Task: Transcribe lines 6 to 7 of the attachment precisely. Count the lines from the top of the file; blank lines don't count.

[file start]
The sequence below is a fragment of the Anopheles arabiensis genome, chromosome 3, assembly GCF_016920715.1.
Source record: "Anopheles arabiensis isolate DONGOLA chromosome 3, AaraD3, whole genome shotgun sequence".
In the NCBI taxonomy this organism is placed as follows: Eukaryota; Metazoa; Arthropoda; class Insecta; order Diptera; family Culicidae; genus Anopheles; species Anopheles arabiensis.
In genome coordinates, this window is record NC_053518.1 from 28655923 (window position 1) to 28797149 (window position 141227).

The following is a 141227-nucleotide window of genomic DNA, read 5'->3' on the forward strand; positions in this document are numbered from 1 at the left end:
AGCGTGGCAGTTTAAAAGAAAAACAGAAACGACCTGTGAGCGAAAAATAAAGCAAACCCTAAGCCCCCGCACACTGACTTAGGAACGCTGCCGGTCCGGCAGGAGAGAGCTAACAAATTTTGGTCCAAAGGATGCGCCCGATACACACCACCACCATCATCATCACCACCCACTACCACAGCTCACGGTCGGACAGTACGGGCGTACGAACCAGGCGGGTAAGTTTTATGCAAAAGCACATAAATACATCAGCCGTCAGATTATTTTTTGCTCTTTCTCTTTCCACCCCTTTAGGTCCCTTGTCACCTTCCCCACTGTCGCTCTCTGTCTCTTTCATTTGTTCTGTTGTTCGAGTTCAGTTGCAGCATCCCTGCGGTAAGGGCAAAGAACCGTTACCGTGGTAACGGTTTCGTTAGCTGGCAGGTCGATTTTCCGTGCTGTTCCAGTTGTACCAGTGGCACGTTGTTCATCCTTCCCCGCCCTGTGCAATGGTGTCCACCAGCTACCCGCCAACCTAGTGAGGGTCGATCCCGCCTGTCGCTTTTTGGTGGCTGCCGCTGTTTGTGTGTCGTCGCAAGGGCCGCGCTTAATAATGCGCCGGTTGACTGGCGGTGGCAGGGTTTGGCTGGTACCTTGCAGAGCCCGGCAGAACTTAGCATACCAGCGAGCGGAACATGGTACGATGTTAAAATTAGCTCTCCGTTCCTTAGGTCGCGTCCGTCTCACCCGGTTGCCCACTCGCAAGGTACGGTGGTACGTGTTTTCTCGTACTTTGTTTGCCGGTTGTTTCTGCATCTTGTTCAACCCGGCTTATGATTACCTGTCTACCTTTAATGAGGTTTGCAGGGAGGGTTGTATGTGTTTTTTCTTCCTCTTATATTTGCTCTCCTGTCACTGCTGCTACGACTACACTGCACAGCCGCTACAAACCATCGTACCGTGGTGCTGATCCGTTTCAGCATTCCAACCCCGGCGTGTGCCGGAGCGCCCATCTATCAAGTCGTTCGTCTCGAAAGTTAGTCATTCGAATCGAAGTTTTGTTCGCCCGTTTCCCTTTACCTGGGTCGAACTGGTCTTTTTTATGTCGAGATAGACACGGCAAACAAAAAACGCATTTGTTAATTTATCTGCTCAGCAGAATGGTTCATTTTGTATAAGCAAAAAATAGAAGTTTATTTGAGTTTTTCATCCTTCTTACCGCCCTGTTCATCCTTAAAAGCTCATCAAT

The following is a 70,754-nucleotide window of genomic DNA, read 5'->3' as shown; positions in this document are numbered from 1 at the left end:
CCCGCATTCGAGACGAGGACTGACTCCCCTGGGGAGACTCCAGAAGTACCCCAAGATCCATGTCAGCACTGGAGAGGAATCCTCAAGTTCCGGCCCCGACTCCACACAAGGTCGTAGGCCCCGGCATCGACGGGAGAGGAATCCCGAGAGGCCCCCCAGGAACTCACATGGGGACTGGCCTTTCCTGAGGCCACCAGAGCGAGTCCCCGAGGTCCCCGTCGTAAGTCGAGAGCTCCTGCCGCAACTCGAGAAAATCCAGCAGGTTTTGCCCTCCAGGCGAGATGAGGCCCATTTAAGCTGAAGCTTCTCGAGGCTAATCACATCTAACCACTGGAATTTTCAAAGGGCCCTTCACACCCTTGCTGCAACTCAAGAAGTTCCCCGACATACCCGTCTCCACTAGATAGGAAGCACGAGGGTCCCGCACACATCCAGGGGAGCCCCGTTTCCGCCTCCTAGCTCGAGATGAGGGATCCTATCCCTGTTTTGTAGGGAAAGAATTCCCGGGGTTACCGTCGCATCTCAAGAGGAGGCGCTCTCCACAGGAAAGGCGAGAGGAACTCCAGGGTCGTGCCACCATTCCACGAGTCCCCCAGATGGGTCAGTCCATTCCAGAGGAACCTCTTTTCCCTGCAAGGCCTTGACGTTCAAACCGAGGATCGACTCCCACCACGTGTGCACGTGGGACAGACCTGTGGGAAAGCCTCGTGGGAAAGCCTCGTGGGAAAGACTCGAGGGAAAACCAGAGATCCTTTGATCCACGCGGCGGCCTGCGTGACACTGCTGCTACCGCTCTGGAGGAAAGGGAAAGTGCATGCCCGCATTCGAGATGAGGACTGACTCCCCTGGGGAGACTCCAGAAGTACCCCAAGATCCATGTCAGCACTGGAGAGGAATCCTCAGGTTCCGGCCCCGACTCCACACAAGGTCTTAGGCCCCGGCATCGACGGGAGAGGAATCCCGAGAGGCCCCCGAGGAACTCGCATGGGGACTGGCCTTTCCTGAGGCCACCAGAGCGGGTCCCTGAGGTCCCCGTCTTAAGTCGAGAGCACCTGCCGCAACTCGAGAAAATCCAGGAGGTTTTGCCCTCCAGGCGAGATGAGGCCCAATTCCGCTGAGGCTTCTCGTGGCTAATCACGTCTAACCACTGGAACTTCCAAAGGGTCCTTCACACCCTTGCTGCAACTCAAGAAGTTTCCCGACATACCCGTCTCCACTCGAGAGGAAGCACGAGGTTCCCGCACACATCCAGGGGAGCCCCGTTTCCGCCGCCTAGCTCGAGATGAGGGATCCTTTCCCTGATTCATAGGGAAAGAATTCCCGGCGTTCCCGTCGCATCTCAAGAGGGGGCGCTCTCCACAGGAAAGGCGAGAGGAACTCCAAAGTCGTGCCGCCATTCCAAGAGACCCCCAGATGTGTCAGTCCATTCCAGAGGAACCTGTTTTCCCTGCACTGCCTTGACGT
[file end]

AGCGTGGCAGTTTAAAAGAAAAACAGAAACGACCTGTGAGCGAAAAATAAAGCAAACCCTAAGCCCCCGCACACTGACTTAGGAACGCTGCCGGTCCGGCAGGAGAGAGCTAACAAATTTTGGTCCAAAGGATGCGCCCGATACACACCACCACCATCATCATCACCACCCACTACCACAGCTCACGGTCGGACAGTACGGGCGTACGAACCAGGCGGGTAAGTTTTATGCAAAAGCACATAAATACATCAGCCGTCAGATTATTTTTTGCTCTTTCTCTTTCCACCCCTTTAGGTCCCTTGTCACCTTCCCCACTGTCGCTCTCTGTCTCTTTCATTTGTTCTGTTGTTCGAGTTCAGTTGCAGCATCCCTGCGGTAAGGGCAAAGAACCGTTACCGTGGTAACGGTTTCGTTAGCTGGCAGGTCGATTTTCCGTGCTGTTCCAGTTGTACCAGTGGCACGTTGTTCATCCTTCCCCGCCCTGTGCAATGGTGTCCACCAGCTACCCGCCAACCTAGTGAGGGTCGATCCCGCCTGTCGCTTTTTGGTGGCTGCCGCTGTTTGTGTGTCGTCGCAAGGGCCGCGCTTAATAATGCGCCGGTTGACTGGCGGTGGCAGGGTTTGGCTGGTACCTTGCAGAGCCCGGCAGAACTTAGCATACCAGCGAGCGGAACATGGTACGATGTTAAAATTAGCTCTCCGTTCCTTAGGTCGCGTCCGTCTCACCCGGTTGCCCACTCGCAAGGTACGGTGGTACGTGTTTTCTCGTACTTTGTTTGCCGGTTGTTTCTGCATCTTGTTCAACCCGGCTTATGATTACCTGTCTACCTTTAATGAGGTTTGCAGGGAGGGTTGTATGTGTTTTTTCTTCCTCTTATATTTGCTCTCCTGTCACTGCTGCTACGACTACACTGCACAGCCGCTACAAACCATCGTACCGTGGTGCTGATCCGTTTCAGCATTCCAACCCCGGCGTGTGCCGGAGCGCCCATCTATCAAGTCGTTCGTCTCGAAAGTTAGTCATTCGAATCGAAGTTTTGTTCGCCCGTTTCCCTTTACCTGGGTCGAACTGGTCTTTTTTATGTCGAGATAGACACGGCAAACAAAAAACGCATTTGTTAATTTATCTGCTCAGCAGAATGGTTCATTTTGTATAAGCAAAAAATAGAAGTTTATTTGAGTTTTTCATCCTTCTTACCGCCCTGTTCATCCTTAAAAGCTCATCAAT

The following is a 70,754-nucleotide window of genomic DNA, read 5'->3' as shown; positions in this document are numbered from 1 at the left end: